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Pontcysyllte Aqueduct

The Pontcysyllte Aqueduct is a navigable aqueduct that carries the Llangollen Canal over the valley of the River Dee in Wrexham in north east Wales. Completed in 1805, it is the longest and highest aqueduct in Britain, a Grade I Listed Building and a World Heritage Site. When the bridge was built it linked the villages of Froncysyllte, at the southern end of the bridge in the Cysyllte township of Llangollen parish (from where it takes its name ), and Trevor, at the northern end of the bridge in the Trevor Isaf township of Llangollen parish. Both townships were later transferred to Wrexham County Borough following local government reorganisation. The name is in the Welsh language and means “Cysyllte Bridge”. For most of its existence it was known as Pont y Cysyllte (“Bridge of Cysyllte”). Other translations such as “Bridge of the Junction” or “The Bridge that links” are modern, and incorrect, inventions, from the literal English translation of cysyllte being “junctions” or “links”.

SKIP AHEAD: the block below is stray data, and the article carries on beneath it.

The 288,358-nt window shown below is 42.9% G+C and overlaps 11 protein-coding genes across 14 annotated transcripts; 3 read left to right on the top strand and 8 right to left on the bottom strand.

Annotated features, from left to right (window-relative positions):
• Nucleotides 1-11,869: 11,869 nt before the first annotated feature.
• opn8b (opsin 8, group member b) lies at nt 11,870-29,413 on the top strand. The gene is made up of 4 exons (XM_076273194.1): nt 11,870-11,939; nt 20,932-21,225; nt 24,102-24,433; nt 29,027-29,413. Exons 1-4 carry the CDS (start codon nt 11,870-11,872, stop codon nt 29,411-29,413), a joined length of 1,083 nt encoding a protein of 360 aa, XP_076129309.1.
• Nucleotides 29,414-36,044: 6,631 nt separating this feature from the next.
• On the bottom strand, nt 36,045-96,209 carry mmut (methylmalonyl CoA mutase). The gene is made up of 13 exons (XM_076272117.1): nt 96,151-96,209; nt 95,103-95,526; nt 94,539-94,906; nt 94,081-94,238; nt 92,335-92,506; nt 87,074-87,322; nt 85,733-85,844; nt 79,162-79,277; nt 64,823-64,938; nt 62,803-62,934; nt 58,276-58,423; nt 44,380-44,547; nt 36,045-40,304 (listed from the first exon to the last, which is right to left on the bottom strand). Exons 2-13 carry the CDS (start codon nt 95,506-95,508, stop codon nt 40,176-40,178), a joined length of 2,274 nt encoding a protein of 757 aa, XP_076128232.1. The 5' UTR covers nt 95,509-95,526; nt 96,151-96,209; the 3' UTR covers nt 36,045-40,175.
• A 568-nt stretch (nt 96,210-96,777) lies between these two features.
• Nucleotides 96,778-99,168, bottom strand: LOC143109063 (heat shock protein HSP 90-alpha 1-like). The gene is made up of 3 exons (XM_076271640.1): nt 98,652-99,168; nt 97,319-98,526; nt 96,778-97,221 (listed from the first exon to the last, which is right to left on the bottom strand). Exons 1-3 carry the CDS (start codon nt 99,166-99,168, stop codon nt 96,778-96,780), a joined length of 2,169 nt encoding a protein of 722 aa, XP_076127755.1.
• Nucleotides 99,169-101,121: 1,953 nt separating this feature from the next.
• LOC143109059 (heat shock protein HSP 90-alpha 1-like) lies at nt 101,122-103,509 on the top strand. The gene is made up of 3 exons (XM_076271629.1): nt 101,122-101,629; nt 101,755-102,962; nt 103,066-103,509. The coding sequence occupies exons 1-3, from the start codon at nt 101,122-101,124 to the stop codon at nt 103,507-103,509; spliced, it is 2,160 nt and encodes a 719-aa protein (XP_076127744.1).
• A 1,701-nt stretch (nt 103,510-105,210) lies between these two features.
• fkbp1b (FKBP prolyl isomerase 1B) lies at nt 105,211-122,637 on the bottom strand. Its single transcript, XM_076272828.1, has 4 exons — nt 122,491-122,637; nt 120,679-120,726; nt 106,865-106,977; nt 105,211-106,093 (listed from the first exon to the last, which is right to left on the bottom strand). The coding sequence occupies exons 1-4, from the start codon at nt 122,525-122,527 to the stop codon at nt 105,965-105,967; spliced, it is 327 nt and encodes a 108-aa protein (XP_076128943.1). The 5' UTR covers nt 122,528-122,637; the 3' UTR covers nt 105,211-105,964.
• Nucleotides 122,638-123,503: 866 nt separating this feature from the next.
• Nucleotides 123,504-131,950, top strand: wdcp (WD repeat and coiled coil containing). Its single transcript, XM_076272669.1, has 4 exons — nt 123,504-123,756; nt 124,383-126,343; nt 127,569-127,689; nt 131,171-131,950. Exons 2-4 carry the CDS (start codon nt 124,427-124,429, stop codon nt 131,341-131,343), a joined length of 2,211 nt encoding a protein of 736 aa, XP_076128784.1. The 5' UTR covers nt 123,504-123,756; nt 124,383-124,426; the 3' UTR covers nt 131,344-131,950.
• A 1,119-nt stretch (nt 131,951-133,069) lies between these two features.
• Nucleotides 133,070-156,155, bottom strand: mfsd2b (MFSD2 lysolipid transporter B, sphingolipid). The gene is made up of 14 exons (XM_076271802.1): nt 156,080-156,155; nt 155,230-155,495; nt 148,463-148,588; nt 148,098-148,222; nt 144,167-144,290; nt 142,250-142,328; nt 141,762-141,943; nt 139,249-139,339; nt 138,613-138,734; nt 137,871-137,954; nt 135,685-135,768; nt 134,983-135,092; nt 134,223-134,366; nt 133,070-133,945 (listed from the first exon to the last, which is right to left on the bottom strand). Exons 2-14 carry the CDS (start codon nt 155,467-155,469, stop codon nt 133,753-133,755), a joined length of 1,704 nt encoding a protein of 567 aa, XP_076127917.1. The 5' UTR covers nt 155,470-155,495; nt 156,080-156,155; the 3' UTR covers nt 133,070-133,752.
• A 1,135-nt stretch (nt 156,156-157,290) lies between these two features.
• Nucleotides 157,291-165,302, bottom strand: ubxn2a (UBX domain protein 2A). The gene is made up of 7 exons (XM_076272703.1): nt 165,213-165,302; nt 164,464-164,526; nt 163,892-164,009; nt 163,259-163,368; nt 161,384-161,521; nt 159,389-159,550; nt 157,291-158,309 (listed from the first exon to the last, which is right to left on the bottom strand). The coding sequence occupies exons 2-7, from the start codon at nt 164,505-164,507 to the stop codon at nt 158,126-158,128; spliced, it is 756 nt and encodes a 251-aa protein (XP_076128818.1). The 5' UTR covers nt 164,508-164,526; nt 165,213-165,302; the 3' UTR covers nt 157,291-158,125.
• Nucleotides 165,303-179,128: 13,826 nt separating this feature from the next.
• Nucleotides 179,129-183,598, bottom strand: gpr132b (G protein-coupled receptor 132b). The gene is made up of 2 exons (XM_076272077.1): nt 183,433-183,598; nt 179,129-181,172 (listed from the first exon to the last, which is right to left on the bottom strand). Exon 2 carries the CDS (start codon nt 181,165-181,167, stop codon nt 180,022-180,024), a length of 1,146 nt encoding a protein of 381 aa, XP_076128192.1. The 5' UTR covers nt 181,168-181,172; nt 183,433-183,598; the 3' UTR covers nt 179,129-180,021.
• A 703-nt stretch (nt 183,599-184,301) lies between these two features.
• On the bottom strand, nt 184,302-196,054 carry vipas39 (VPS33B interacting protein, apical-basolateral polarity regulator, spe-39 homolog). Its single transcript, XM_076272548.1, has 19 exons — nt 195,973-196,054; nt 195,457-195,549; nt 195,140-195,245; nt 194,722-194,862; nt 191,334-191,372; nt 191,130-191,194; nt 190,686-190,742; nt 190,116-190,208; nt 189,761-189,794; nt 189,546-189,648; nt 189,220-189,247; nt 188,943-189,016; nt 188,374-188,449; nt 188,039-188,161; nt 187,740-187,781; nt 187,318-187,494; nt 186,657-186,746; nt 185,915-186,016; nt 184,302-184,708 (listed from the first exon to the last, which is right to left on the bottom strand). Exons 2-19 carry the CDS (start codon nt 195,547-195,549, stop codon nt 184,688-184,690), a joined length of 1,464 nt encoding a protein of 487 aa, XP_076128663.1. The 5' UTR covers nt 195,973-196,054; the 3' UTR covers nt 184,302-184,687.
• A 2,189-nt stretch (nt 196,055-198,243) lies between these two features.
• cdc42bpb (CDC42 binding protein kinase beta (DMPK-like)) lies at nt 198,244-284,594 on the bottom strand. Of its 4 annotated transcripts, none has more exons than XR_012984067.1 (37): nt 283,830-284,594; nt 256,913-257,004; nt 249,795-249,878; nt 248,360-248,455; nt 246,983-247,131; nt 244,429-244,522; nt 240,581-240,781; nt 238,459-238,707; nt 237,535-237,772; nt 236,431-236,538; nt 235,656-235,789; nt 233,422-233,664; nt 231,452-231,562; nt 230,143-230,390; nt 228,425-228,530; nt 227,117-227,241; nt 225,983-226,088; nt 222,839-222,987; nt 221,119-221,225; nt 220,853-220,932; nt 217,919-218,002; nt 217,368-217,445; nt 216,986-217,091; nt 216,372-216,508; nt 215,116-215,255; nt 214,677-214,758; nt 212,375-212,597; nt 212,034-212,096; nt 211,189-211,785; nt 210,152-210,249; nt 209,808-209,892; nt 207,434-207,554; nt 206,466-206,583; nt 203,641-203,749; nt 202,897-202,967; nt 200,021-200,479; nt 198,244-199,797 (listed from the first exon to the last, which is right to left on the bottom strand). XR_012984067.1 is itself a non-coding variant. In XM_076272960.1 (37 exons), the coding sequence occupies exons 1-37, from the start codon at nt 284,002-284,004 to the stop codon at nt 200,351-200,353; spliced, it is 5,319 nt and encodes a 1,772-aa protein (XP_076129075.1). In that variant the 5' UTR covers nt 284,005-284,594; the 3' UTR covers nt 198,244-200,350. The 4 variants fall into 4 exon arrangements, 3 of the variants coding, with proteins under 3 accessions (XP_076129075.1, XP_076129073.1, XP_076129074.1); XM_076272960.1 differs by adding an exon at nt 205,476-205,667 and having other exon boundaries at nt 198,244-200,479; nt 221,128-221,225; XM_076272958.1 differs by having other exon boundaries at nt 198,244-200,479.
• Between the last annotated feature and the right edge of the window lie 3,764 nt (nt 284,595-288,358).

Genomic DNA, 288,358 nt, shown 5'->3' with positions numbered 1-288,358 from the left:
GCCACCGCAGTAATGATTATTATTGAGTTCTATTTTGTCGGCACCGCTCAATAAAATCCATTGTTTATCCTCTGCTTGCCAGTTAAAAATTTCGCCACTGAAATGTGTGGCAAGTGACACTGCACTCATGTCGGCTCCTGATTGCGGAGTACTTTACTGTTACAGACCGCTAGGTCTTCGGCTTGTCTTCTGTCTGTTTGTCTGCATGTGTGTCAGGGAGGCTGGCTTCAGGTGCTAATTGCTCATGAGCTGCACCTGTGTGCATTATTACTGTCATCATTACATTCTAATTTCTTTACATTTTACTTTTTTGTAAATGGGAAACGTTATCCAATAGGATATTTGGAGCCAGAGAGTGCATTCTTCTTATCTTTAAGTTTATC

The aqueduct and surrounding lands were submitted to the tentative list of properties being considered for UNESCO World Heritage Site status in 1999. The aqueduct was suggested as a contender in 2005—its 200th anniversary year—and it was formally announced in 2006 that a larger proposal, covering a section of the canal from the aqueduct to Horseshoe Falls would be the United Kingdom’s 2008 nomination. The length of canal from Rhoswiel, Shropshire to the Horseshoe Falls including the main Pontcysyllte Aqueduct structure as well as the older Chirk Aqueduct, were visited by assessors from UNESCO during October 2008, to analyse and confirm the site management and authenticity. The aqueduct was inscribed by UNESCO on the World Heritage List on 27 June 2009, alongside previously inscribed sites such as the Taj Mahal, Great Wall of China and Stonehenge. In March 2010 it was reported that the site had attracted a thriving community of otters.

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